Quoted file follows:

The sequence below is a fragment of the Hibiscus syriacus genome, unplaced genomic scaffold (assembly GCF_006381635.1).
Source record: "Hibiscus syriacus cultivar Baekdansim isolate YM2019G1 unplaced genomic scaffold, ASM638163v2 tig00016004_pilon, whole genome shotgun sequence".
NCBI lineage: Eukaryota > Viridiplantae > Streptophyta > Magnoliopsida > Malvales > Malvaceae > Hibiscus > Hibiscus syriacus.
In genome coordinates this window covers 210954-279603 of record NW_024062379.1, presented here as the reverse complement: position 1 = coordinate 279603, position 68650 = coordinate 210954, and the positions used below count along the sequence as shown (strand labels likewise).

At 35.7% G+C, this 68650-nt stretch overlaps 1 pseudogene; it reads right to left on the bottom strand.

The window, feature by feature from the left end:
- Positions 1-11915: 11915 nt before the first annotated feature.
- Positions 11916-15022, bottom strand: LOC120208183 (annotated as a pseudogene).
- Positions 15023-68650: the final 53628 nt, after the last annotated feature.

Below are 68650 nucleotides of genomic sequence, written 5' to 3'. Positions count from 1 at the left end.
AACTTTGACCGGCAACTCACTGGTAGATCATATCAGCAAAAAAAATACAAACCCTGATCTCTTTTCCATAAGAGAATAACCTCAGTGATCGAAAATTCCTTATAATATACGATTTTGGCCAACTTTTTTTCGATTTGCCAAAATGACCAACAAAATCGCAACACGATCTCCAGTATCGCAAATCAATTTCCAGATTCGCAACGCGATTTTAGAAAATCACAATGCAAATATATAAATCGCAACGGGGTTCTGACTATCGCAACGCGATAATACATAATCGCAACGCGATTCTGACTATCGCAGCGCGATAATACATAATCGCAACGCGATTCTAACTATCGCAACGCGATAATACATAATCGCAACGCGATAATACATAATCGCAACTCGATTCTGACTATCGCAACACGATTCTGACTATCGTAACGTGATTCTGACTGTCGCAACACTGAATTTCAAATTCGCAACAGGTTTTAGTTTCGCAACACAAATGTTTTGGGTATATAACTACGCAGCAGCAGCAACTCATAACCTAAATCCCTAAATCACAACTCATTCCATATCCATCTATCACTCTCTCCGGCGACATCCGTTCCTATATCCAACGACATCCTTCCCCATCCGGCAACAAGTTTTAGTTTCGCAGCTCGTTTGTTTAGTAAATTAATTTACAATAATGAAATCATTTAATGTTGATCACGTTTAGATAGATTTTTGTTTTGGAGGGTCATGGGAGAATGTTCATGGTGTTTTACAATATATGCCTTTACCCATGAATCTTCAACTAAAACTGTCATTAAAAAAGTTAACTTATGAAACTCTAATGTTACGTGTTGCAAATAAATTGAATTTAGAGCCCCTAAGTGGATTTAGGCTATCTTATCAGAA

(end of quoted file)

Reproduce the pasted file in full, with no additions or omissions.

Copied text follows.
The sequence below is a fragment of the Hibiscus syriacus genome, unplaced genomic scaffold (assembly GCF_006381635.1).
Source record: "Hibiscus syriacus cultivar Baekdansim isolate YM2019G1 unplaced genomic scaffold, ASM638163v2 tig00016004_pilon, whole genome shotgun sequence".
NCBI lineage: Eukaryota > Viridiplantae > Streptophyta > Magnoliopsida > Malvales > Malvaceae > Hibiscus > Hibiscus syriacus.
In genome coordinates this window covers 210954-279603 of record NW_024062379.1, presented here as the reverse complement: position 1 = coordinate 279603, position 68650 = coordinate 210954, and the positions used below count along the sequence as shown (strand labels likewise).

At 35.7% G+C, this 68650-nt stretch overlaps 1 pseudogene; it reads right to left on the bottom strand.

The window, feature by feature from the left end:
- Positions 1-11915: 11915 nt before the first annotated feature.
- Positions 11916-15022, bottom strand: LOC120208183 (annotated as a pseudogene).
- Positions 15023-68650: the final 53628 nt, after the last annotated feature.

Below are 68650 nucleotides of genomic sequence, written 5' to 3'. Positions count from 1 at the left end.
AACTTTGACCGGCAACTCACTGGTAGATCATATCAGCAAAAAAAATACAAACCCTGATCTCTTTTCCATAAGAGAATAACCTCAGTGATCGAAAATTCCTTATAATATACGATTTTGGCCAACTTTTTTTCGATTTGCCAAAATGACCAACAAAATCGCAACACGATCTCCAGTATCGCAAATCAATTTCCAGATTCGCAACGCGATTTTAGAAAATCACAATGCAAATATATAAATCGCAACGGGGTTCTGACTATCGCAACGCGATAATACATAATCGCAACGCGATTCTGACTATCGCAGCGCGATAATACATAATCGCAACGCGATTCTAACTATCGCAACGCGATAATACATAATCGCAACGCGATAATACATAATCGCAACTCGATTCTGACTATCGCAACACGATTCTGACTATCGTAACGTGATTCTGACTGTCGCAACACTGAATTTCAAATTCGCAACAGGTTTTAGTTTCGCAACACAAATGTTTTGGGTATATAACTACGCAGCAGCAGCAACTCATAACCTAAATCCCTAAATCACAACTCATTCCATATCCATCTATCACTCTCTCCGGCGACATCCGTTCCTATATCCAACGACATCCTTCCCCATCCGGCAACAAGTTTTAGTTTCGCAGCTCGTTTGTTTAGTAAATTAATTTACAATAATGAAATCATTTAATGTTGATCACGTTTAGATAGATTTTTGTTTTGGAGGGTCATGGGAGAATGTTCATGGTGTTTTACAATATATGCCTTTACCCATGAATCTTCAACTAAAACTGTCATTAAAAAAGTTAACTTATGAAACTCTAATGTTACGTGTTGCAAATAAATTGAATTTAGAGCCCCTAAGTGGATTTAGGCTATCTTATCAGAA